The recent announcement that one of Amazon’s two new headquarters will be in Arlington, Virginia, just over an hour’s drive from historic Richmond, may begin to have ripple effects through eastern Virginia as early as next year.
We can only guess what impact Amazon’s estimated 25,000 new hires for this future complex will do to communities even 150 miles away. Like a bowling ball dropped onto a bed, however, it will definitely be felt throughout the region.
In the light of these historic tech-era population changes in the wind, and with Thanksgiving and its focus on the Pilgrims of Plymouth, it’s worth remembering that Richmond sits just up the James River from the first European settlement. It was here, in 1607 that Jamestown was founded, and only a generation later that its residents headed up the James to establish a second town, Richmond, named in honor of a town just outside London.
Today, Richmond is at the heart of the second largest Metropolitan Statistical Area that lies entirely within the commonwealth of Virginia. There are some larger MSAs, but they each crossover into neighboring states. Thanks to its central city and namesake, the Richmond MSA not only has a rich past, according to the latest VeroFORECAST from Veros Real Estate Solutions, it also has a healthy economic future. The third quarter 2018 VeroFORECAST predicts its single-family residences will rise on average 6.7% in value over the next year, and condos and townhouses will appreciate just slightly less at 6.6%.
Demand for housing has reduced the MSA’s supply of listed homes to just 1.9 months, and that is boosting the market’s property-appreciation prospects. The estimated population of more than 227,000 is up about 10% over the last six years, and the unemployment rate here is only 3%, about 20% less than the national rate of 3.7% announced earlier this month.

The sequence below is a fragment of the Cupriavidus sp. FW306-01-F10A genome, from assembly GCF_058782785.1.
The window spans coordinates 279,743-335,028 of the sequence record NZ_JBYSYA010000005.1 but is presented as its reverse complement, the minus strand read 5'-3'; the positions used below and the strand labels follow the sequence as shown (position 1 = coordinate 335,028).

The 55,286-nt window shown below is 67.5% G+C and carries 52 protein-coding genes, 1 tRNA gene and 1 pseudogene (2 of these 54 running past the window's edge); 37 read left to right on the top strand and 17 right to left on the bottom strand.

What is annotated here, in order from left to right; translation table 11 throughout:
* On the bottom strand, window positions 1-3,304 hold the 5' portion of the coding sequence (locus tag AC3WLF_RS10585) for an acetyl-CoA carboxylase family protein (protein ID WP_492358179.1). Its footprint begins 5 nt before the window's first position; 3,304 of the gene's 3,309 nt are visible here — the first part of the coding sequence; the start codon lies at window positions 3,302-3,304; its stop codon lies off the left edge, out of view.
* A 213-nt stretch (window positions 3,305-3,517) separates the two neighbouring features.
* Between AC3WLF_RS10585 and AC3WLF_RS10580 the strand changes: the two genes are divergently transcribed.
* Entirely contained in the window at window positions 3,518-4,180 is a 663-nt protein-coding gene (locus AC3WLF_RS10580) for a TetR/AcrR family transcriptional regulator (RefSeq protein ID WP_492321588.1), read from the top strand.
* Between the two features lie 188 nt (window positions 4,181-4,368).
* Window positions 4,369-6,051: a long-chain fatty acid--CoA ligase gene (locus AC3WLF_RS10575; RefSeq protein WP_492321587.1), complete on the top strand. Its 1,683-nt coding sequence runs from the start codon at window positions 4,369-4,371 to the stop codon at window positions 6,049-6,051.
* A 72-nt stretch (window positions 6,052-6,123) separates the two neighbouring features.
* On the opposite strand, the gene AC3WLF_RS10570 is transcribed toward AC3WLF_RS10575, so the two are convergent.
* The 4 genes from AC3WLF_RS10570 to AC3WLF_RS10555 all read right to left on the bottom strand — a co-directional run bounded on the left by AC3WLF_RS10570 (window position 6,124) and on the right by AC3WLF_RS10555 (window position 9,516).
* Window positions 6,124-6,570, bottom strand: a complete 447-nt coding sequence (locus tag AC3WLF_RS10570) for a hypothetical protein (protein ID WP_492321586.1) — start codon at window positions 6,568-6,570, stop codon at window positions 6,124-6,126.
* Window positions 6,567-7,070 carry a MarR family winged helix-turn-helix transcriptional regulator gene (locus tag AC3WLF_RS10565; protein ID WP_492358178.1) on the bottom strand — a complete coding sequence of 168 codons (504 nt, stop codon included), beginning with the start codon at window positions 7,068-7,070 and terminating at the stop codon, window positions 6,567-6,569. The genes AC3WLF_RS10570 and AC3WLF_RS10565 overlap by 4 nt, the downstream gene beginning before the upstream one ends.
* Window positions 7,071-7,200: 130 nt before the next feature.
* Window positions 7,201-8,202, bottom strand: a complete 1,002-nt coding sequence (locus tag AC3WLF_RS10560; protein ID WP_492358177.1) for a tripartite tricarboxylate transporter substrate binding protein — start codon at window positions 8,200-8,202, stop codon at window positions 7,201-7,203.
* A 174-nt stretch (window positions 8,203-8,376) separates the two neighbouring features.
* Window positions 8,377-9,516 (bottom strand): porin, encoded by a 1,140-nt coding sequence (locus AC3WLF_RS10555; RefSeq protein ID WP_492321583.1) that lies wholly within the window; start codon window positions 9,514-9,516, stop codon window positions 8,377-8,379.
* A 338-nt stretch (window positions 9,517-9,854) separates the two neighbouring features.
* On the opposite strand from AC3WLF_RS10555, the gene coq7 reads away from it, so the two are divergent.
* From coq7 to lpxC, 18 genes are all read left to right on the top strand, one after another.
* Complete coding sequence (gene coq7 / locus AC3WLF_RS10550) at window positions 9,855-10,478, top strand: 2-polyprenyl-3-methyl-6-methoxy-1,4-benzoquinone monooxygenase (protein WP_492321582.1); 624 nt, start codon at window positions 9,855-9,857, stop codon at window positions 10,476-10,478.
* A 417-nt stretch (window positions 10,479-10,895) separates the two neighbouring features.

This solid real estate market ranks 76th out of the 358 MSAs that were analyzed for this VeroFORECAST. Among the many data categories factored into the ranking, those that were most significant in Richmond’s projections were housing supply, unemployment rate, inflation, interest rates and population trends.
THE RICHMOND MSA MAKEUP
Four independent cities and 13 counties form the Richmond MSA, also known as the Greater Richmond Region. Richmond is the largest of the four cities that are not part of any county. The other three – Petersburg, Hopewell and Colonial Heights – are close together and called the Tri-Cities.
An economic promotion organization called Greater Richmond Virginia includes only the city of Richmond and the MSAs three largest counties: Chesterfield, Hanover and Henrico. Those counties have a combined population of 789,000, and along with the 227,000 who live in the City of Richmond, account for about 1 million of the MSA’s 1.26 million residents.
Clearly, a healthy economy is helping Richmond maintain its economic engine. Some 472,000 workers employed within the MSA’s major industries are keeping its unemployment rate under the national average. Topping these categories are services, retail trade, manufacturing, state government and a combination of finance, insurance and real estate. Leading the manufacturing sector, which employs more than 63,000, the largest segment is the tobacco industry, followed by chemicals, printing and publishing, paper, and wood manufacturers.
Back in September, the ManpowerGroup released an Employment Outlook Survey of Richmond MSA employers and found that on average they anticipate a net employment growth for fourth quarter 2018. According to the report, “job prospects appear best in construction, durable goods, manufacturing, wholesale and retail trade, information and financial activities.”
Among employers surveyed, 25% plan to hire more employees this quarter, with just 5% planning to reduce payrolls, 69% expecting to maintain current staff levels, and a single percent unsure of what they’ll do.